Subject to approvals, China’s Sinopec is buying Daylight Energy (DAY.TO) for $10.08, which closed at $4.59 CDN Friday. Here is another example, like Petrobakken, where Mr. Market doesn’t know what something is worth, but another industry giant does. I feel sorry for those who bought at $11.74, the 52 week high. You win some and you lose some.
My friend Mich won big on this one. He bought near the market close on Friday 1000 shares–that is a one day return of over 100%! My returns are far more subdued. I will make 8.8% return on capital at risk on this deal. It helps me, because my current position was in the BIG RED.
But I’m not that happy, because this is Canada’s future, and I don’t think we should sell our assets to foreigners at enterprise value but at a significant premium. But hey, it will bring capital into Canada and it will create jobs, and so I am happy about the short term help it will bring.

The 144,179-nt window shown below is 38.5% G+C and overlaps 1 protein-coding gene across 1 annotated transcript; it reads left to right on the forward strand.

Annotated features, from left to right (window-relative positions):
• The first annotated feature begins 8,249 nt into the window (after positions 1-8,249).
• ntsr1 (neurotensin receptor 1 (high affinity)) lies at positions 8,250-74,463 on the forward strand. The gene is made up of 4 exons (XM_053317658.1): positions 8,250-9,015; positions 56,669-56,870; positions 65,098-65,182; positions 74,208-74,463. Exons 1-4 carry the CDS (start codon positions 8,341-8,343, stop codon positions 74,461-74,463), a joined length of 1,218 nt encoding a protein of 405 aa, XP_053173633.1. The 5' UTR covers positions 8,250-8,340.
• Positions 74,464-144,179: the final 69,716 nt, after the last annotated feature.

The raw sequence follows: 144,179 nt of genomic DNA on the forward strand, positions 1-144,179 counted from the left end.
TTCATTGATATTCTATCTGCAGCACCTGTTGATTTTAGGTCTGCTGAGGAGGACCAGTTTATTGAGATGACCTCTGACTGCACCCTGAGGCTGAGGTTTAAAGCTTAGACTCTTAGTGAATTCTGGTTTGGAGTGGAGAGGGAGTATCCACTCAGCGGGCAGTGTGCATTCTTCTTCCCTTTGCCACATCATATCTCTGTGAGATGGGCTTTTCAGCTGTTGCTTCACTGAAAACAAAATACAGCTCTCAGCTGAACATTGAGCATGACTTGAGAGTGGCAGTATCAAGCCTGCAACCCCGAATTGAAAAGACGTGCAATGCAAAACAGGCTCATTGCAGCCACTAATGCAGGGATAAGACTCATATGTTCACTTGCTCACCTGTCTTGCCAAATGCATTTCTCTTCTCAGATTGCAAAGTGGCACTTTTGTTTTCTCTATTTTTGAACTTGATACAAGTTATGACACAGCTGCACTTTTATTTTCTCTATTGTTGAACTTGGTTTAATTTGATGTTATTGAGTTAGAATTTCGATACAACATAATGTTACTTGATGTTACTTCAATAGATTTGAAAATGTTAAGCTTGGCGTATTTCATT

While this is 2.2 billion dollars and it seems like a lot of money, it fits into the larger meta-narrative: The international trading scheme, whereby US consumers buy goods from creditor nations which in turn lend the money back to the US government, is unravelling. This asset purchase is a rebuke of the US dollar, just as the dumping of $56 billion in treasury notes by foreign creditors. We should expect more of this and as suggested by Zero Hedge, it is perhaps the beginning of the end of the US dollar:
Of course, there is a far simpler explanation [for the dump of 56 billion in US treasury debt]: the dreaded D-day in which foreign official and private investors finally start offloading their $2.7 trillion in Treasurys with impunity (although not with the element of surprise – China has made it abundantly clear it will sell its Treasury holdings, the only question is when), has finally arrived.